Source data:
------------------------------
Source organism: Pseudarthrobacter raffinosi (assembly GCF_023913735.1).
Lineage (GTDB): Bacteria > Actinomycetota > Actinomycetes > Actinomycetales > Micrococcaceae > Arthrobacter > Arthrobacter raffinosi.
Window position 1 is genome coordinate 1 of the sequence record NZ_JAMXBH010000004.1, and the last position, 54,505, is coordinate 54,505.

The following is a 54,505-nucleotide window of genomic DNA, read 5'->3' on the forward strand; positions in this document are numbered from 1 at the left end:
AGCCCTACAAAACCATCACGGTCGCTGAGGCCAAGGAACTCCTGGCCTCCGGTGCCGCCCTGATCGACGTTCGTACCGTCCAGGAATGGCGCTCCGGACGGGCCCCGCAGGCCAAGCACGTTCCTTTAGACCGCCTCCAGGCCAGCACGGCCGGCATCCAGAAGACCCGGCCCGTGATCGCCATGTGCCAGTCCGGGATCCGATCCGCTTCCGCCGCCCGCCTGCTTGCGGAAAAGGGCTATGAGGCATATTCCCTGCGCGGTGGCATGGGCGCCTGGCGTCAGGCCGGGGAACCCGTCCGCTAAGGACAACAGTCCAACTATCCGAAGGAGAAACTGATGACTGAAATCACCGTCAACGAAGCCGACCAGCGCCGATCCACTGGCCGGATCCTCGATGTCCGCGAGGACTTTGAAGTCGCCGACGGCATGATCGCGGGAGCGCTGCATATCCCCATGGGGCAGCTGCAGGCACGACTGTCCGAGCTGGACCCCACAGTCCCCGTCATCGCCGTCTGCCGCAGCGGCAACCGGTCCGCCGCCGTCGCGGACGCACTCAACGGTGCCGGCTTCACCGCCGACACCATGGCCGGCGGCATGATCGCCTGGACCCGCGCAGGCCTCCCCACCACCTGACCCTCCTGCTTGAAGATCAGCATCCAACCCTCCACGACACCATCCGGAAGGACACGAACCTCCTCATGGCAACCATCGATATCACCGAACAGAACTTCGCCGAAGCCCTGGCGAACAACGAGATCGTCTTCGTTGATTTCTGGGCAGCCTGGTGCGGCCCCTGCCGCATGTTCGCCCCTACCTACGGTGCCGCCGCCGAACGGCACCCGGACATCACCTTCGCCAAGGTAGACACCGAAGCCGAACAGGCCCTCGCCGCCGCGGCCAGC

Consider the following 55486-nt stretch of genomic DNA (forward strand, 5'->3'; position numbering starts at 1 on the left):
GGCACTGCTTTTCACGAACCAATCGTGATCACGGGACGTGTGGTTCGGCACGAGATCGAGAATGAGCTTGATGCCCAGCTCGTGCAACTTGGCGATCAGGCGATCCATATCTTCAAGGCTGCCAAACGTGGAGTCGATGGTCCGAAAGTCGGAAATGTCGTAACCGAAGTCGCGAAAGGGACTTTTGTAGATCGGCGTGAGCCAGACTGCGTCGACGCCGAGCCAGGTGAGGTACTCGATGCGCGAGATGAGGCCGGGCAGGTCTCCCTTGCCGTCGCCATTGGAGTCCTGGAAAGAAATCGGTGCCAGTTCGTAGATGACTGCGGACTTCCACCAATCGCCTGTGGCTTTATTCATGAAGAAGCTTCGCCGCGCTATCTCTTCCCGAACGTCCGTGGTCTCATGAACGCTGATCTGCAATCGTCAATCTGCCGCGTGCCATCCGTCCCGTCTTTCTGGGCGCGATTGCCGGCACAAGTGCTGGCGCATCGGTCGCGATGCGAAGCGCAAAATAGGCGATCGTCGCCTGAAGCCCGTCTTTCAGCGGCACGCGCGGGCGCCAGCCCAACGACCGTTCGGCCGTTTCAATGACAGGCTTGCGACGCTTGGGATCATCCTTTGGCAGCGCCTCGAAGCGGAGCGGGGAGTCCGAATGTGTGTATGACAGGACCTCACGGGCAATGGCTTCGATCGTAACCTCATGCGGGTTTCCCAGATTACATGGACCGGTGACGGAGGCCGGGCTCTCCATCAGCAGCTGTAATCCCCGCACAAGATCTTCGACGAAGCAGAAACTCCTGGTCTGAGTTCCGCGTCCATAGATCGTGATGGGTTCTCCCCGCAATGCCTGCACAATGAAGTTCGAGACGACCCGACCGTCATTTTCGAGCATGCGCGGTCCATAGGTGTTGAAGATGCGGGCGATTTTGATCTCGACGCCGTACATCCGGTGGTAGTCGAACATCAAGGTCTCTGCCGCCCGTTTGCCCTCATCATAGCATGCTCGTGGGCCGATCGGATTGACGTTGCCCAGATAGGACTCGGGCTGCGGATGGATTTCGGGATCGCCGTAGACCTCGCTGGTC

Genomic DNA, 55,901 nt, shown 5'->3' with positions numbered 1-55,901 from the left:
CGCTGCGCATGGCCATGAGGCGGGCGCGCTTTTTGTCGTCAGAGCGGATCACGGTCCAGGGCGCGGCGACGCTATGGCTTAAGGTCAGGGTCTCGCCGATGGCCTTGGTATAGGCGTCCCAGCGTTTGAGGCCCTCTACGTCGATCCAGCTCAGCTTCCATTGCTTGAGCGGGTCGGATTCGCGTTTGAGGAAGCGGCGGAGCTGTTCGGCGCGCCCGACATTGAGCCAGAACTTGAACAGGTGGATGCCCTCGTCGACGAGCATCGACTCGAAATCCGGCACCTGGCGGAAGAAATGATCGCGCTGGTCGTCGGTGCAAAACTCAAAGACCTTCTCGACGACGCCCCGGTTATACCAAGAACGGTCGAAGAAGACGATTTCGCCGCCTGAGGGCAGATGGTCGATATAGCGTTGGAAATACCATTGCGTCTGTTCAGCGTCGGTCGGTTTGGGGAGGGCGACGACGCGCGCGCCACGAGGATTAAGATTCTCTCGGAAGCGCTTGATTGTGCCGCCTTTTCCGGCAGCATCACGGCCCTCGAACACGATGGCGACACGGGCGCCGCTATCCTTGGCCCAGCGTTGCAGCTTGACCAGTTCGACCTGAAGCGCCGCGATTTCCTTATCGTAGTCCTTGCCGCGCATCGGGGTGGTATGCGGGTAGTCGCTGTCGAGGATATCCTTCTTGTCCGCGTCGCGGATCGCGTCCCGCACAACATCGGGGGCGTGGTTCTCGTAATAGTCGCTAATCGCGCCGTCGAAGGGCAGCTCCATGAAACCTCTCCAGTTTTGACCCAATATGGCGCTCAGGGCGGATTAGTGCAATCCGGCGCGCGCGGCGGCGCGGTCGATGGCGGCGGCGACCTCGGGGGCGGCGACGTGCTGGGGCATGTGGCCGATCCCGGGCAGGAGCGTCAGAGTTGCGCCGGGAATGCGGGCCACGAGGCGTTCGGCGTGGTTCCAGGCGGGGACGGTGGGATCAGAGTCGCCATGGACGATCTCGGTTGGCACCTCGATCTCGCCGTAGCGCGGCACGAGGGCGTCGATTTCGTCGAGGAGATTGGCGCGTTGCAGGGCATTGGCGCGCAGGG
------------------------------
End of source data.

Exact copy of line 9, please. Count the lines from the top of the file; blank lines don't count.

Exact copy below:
CGCTGCGCATGGCCATGAGGCGGGCGCGCTTTTTGTCGTCAGAGCGGATCACGGTCCAGGGCGCGGCGACGCTATGGCTTAAGGTCAGGGTCTCGCCGATGGCCTTGGTATAGGCGTCCCAGCGTTTGAGGCCCTCTACGTCGATCCAGCTCAGCTTCCATTGCTTGAGCGGGTCGGATTCGCGTTTGAGGAAGCGGCGGAGCTGTTCGGCGCGCCCGACATTGAGCCAGAACTTGAACAGGTGGATGCCCTCGTCGACGAGCATCGACTCGAAATCCGGCACCTGGCGGAAGAAATGATCGCGCTGGTCGTCGGTGCAAAACTCAAAGACCTTCTCGACGACGCCCCGGTTATACCAAGAACGGTCGAAGAAGACGATTTCGCCGCCTGAGGGCAGATGGTCGATATAGCGTTGGAAATACCATTGCGTCTGTTCAGCGTCGGTCGGTTTGGGGAGGGCGACGACGCGCGCGCCACGAGGATTAAGATTCTCTCGGAAGCGCTTGATTGTGCCGCCTTTTCCGGCAGCATCACGGCCCTCGAACACGATGGCGACACGGGCGCCGCTATCCTTGGCCCAGCGTTGCAGCTTGACCAGTTCGACCTGAAGCGCCGCGATTTCCTTATCGTAGTCCTTGCCGCGCATCGGGGTGGTATGCGGGTAGTCGCTGTCGAGGATATCCTTCTTGTCCGCGTCGCGGATCGCGTCCCGCACAACATCGGGGGCGTGGTTCTCGTAATAGTCGCTAATCGCGCCGTCGAAGGGCAGCTCCATGAAACCTCTCCAGTTTTGACCCAATATGGCGCTCAGGGCGGATTAGTGCAATCCGGCGCGCGCGGCGGCGCGGTCGATGGCGGCGGCGACCTCGGGGGCGGCGACGTGCTGGGGCATGTGGCCGATCCCGGGCAGGAGCGTCAGAGTTGCGCCGGGAATGCGGGCCACGAGGCGTTCGGCGTGGTTCCAGGCGGGGACGGTGGGATCAGAGTCGCCATGGACGATCTCGGTTGGCACCTCGATCTCGCCGTAGCGCGGCACGAGGGCGTCGATTTCGTCGAGGAGATTGGCGCGTTGCAGGGCATTGGCGCGCAGGG